Powershell

Oh my love affair with Powershell gets overwhelming some days.  It really is a troublesome little mistress.

For every time somebody comes up to me and asks “Can this be done in Powershell?” the answer is almost invariably “YES!”

Sometimes the answer takes a bit of thought and bit of effort.

But what I love, is once you design the answer it is almost ALWAYS Neutral of your Infrastructure or Development Environment!  You can take those solutions with you anywhere!

Today we had a question.  “Can’t we just query the SQL servers to see what instances we have?”

I’m not an SQL guy.  I can’t even pretend to be.  I can install it, I can navigate it, I can drop tables and make messes.

But I’m not a SQL guru.

But I DO know that SQL server 2008 Management tools has a Powershell Snapin.  It sits INSIDE the Management Studio but it’s there.

It’s a very Dead simple command to for Powershell people.  Just use the SQL Provider and good old “GET-CHILDITEM”

Yup.

GET-CHILDITEM SQLSERVER:\SQL\SERVERNAME\DEFAULT\Databases

 

Where “SERVERNAME” is the name of an SQL server.  And you can navigate to the different servers this way to by just changing the name.

Now the problem I ran into is if you don’t have credentials, you can’t connect (DUH).  I couldn’t find the answer yet on how to pass alternate credential in the SQLProvider in Powershell.  But I DID discover that the database list on a SQLServer (like a LOT of information in Windows) can be obtained by good old WMI.

 

So the alternate method you can ALSO use to show the Databases on a SQL Server is run a GET-WMIOBJECT against “win32_perfformatteddata_mssqlserver_sqlserverdatabases” (*Yes, it’s a mouthful*)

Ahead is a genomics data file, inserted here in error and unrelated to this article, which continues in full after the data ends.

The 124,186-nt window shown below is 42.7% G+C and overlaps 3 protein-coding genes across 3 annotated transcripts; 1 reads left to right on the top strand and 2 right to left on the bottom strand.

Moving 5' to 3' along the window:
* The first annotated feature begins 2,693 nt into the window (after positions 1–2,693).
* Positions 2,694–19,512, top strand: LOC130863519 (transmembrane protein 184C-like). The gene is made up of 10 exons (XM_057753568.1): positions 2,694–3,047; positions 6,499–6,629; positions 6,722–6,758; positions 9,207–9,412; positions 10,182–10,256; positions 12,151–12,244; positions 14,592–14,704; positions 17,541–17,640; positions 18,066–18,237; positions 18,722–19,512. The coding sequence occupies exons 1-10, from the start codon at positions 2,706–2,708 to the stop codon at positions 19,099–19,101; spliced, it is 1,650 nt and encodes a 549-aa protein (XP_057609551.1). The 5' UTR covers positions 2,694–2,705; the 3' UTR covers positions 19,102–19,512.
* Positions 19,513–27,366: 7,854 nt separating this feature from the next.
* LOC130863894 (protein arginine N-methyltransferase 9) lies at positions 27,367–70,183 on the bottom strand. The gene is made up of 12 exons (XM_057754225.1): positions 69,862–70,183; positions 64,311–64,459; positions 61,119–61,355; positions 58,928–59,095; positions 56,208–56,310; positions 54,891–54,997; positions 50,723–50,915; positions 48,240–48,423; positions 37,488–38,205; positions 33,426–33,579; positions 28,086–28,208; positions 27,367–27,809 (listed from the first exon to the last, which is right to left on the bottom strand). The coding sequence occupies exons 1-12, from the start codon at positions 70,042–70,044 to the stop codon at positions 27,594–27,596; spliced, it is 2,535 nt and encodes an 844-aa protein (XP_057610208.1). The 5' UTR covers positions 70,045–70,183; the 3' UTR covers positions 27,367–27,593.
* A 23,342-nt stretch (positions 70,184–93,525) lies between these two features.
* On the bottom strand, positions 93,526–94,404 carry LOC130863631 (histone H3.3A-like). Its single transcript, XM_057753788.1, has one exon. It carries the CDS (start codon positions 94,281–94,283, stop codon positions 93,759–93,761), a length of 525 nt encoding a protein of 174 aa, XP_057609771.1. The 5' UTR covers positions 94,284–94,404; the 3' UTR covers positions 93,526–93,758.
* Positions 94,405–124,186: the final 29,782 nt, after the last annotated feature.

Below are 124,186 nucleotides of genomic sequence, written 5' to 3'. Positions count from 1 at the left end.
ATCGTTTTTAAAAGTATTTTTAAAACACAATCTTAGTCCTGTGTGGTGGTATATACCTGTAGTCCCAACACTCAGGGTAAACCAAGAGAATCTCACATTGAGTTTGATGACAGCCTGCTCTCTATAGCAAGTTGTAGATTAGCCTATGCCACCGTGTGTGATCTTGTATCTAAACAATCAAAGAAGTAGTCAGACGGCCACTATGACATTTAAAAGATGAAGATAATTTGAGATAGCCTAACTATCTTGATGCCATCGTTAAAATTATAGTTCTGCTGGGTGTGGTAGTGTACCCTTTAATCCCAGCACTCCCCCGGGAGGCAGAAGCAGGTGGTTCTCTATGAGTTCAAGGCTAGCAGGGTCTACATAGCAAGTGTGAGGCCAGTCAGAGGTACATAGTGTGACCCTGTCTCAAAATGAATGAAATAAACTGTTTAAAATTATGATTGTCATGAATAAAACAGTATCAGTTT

GET-WMIOBJECT win32_perfformatteddata_mssqlserver_sqlserverdatabases

 

Need the list from a foreign computer?  Just drop in the IP address or resolvable name!

 

GET-WMIOBJECT win32_perfformatteddata_mssqlserver_sqlserverdatabases –computer SERVERNAME

 

And of course like everything else in Powershell, passing credentials will validate you if necessary. 

 

GET-WMIOBJECT win32_perfformatteddata_mssqlserver_sqlserverdatabases –computer SERVERNAME –credential DOMAIN\Username

 

Now you’d like that to be readable, because WMI usually gives a LOT of information we don’t need, so just format the output to a table and pick what you need.

 

GET-WMIOBJECT win32_perfformatteddata_mssqlserver_sqlserverdatabases –computer SERVERNAME –credential DOMAIN\Username | format-table Name

See?  And I didn’t even trip on a single “Table” in the “process”.

Yes my worst Pun of the day.

 

Powershell, Enjoy the good life

Sean
The Energized Tech

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